monsterboy: Yuna from FFX staring into a rainbow sky, with the text "a child-like wonder". (childlike wonder)
So apparently, [personal profile] coffeevore was supposed to compile a list of her own favourites for [personal profile] niya, and while I'm not sure what originally spurred this, I figured... hey, what the heck, this makes a good meme!

So here, in no particular order, are my top 10-- or at least, a top 10 at this particular moment; I doubt I could pick a true all-time 10, but this is a pretty close approximation. I've limited it to one track per game, because otherwise this list would just be completely filled by one or two games; you can pretty much assume that, for everything listed here, I'm a big fan of the rest of the soundtrack as well.


1. Final Fantasy IV: Main Theme of Final Fantasy

I'll confess that it was a long time before I heard this theme in its rightful setting: I didn't actually play FF4 until shockingly late in my gaming career. But I remember stumbling across a MIDI, of all things, of this track in an online MIDI collection back when such things were popular, and I always found it oddly haunting, for some reason-- and compelling, because of that.


2. Kirby Super Star: Ending

Ending themes always tend to be winners in games: the composers always want to go out of their way to make you feel like you've really accomplished something. Add to that the emotional high of having actually defeated the game, and the nostalgic memories thereof, and it's no surprise that there would be at least one of these among my favourite tracks. This particular theme starts off simple, but gets pretty soaring at about 1:34, and keeps going in that vein, throwing some remixes of the classic Kirby themes in to boot.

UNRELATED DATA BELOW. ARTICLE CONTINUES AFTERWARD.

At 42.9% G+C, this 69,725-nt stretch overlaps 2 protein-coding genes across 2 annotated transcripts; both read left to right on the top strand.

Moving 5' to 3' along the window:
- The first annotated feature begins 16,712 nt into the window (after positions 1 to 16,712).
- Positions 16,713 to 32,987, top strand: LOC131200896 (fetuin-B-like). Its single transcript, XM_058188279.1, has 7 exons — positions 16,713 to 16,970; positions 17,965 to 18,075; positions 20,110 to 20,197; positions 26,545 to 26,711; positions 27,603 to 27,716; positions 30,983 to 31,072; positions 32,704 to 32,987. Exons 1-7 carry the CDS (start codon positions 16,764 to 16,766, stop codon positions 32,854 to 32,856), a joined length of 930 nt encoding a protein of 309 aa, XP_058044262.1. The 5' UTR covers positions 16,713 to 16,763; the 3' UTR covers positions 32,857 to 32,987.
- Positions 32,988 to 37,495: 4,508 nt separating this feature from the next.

3. Donkey Kong Country 2: Stickerbrush Symphony

Not much to say about this one: it's probably on pretty much everyone's top 10 list, at least among those who've played the game, and it's probably one of the few themes that didn't come from a Final Fantasy, Mario or Zelda game that has some currency outside of the game's actual fanbase. Surreal, dreamlike, and always makes me think of blue skies and unfamiliar landscapes.

(If we're talking DKC2, Forest Interlude is amazing, too.)


4. Mega Man X: Ending

I never finished this goddamned game, but I loved it anyway. Mega Man was just always one unit of Nintendo Hard too much for my abilities, though I gave it countless valiant stabs. I listened to this one all the time in the sound test, though, and while I had absolutely no idea what was going on, it always sounded like something horribly portentous and sad. I'd make up my own stories about what was going on, and always end up feeling very forlorn, though in the good, fiction-induced way.


5. Tetris Attack: Forest Lullaby

Gaaaawd, I love this game. It's one of the games, along with Secret of Mana, that I consider to be pretty much pure distilled essence of me: a soaring soundtrack, soft colours, dinosaurs, blue skies and pixellated hope. Adorable with that twist of pathos that keeps it from being completely saccharine, this is a wonderful game both for the gameplay and for the atmospheric experience that accompanies it. As far as favourite tracks go, Forest Lullaby is closely tailed by A Walk On A Rainbow, the ending theme, but this one just edges it out for its delicate guitar and relative complexity for a repeating track.